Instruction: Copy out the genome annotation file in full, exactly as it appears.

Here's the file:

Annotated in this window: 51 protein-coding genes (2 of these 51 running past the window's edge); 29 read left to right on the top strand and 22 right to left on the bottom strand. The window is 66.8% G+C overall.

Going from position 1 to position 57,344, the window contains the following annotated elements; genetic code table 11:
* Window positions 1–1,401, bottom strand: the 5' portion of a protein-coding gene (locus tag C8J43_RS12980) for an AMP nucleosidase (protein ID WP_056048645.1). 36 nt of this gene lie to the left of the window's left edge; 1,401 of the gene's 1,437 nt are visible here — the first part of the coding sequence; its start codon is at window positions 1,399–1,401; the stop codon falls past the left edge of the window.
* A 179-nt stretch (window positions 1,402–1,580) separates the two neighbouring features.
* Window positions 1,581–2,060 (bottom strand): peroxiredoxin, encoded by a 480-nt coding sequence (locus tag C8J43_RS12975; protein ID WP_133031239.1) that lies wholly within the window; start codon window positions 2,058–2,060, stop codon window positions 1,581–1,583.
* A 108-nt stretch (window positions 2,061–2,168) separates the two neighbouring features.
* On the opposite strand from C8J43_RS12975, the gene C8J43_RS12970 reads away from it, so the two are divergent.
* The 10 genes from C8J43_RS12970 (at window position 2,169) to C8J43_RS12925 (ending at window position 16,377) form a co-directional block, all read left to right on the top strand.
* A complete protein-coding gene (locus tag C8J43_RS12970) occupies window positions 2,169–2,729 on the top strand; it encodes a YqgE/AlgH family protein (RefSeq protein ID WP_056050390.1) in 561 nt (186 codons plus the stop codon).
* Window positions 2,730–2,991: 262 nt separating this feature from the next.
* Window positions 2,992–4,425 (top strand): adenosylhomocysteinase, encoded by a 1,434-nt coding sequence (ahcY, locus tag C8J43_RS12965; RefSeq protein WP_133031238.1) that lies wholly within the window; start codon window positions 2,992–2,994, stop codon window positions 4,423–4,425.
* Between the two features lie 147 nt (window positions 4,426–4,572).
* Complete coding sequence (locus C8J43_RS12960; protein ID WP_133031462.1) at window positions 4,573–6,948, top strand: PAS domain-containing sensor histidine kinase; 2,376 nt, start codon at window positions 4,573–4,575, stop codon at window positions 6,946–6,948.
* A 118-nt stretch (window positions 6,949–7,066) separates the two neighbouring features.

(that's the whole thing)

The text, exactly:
Annotated in this window: 51 protein-coding genes (2 of these 51 running past the window's edge); 29 read left to right on the top strand and 22 right to left on the bottom strand. The window is 66.8% G+C overall.

Going from position 1 to position 57,344, the window contains the following annotated elements; genetic code table 11:
* Window positions 1–1,401, bottom strand: the 5' portion of a protein-coding gene (locus tag C8J43_RS12980) for an AMP nucleosidase (protein ID WP_056048645.1). 36 nt of this gene lie to the left of the window's left edge; 1,401 of the gene's 1,437 nt are visible here — the first part of the coding sequence; its start codon is at window positions 1,399–1,401; the stop codon falls past the left edge of the window.
* A 179-nt stretch (window positions 1,402–1,580) separates the two neighbouring features.
* Window positions 1,581–2,060 (bottom strand): peroxiredoxin, encoded by a 480-nt coding sequence (locus tag C8J43_RS12975; protein ID WP_133031239.1) that lies wholly within the window; start codon window positions 2,058–2,060, stop codon window positions 1,581–1,583.
* A 108-nt stretch (window positions 2,061–2,168) separates the two neighbouring features.
* On the opposite strand from C8J43_RS12975, the gene C8J43_RS12970 reads away from it, so the two are divergent.
* The 10 genes from C8J43_RS12970 (at window position 2,169) to C8J43_RS12925 (ending at window position 16,377) form a co-directional block, all read left to right on the top strand.
* A complete protein-coding gene (locus tag C8J43_RS12970) occupies window positions 2,169–2,729 on the top strand; it encodes a YqgE/AlgH family protein (RefSeq protein ID WP_056050390.1) in 561 nt (186 codons plus the stop codon).
* Window positions 2,730–2,991: 262 nt separating this feature from the next.
* Window positions 2,992–4,425 (top strand): adenosylhomocysteinase, encoded by a 1,434-nt coding sequence (ahcY, locus tag C8J43_RS12965; RefSeq protein WP_133031238.1) that lies wholly within the window; start codon window positions 2,992–2,994, stop codon window positions 4,423–4,425.
* Between the two features lie 147 nt (window positions 4,426–4,572).
* Complete coding sequence (locus C8J43_RS12960; protein ID WP_133031462.1) at window positions 4,573–6,948, top strand: PAS domain-containing sensor histidine kinase; 2,376 nt, start codon at window positions 4,573–4,575, stop codon at window positions 6,946–6,948.
* A 118-nt stretch (window positions 6,949–7,066) separates the two neighbouring features.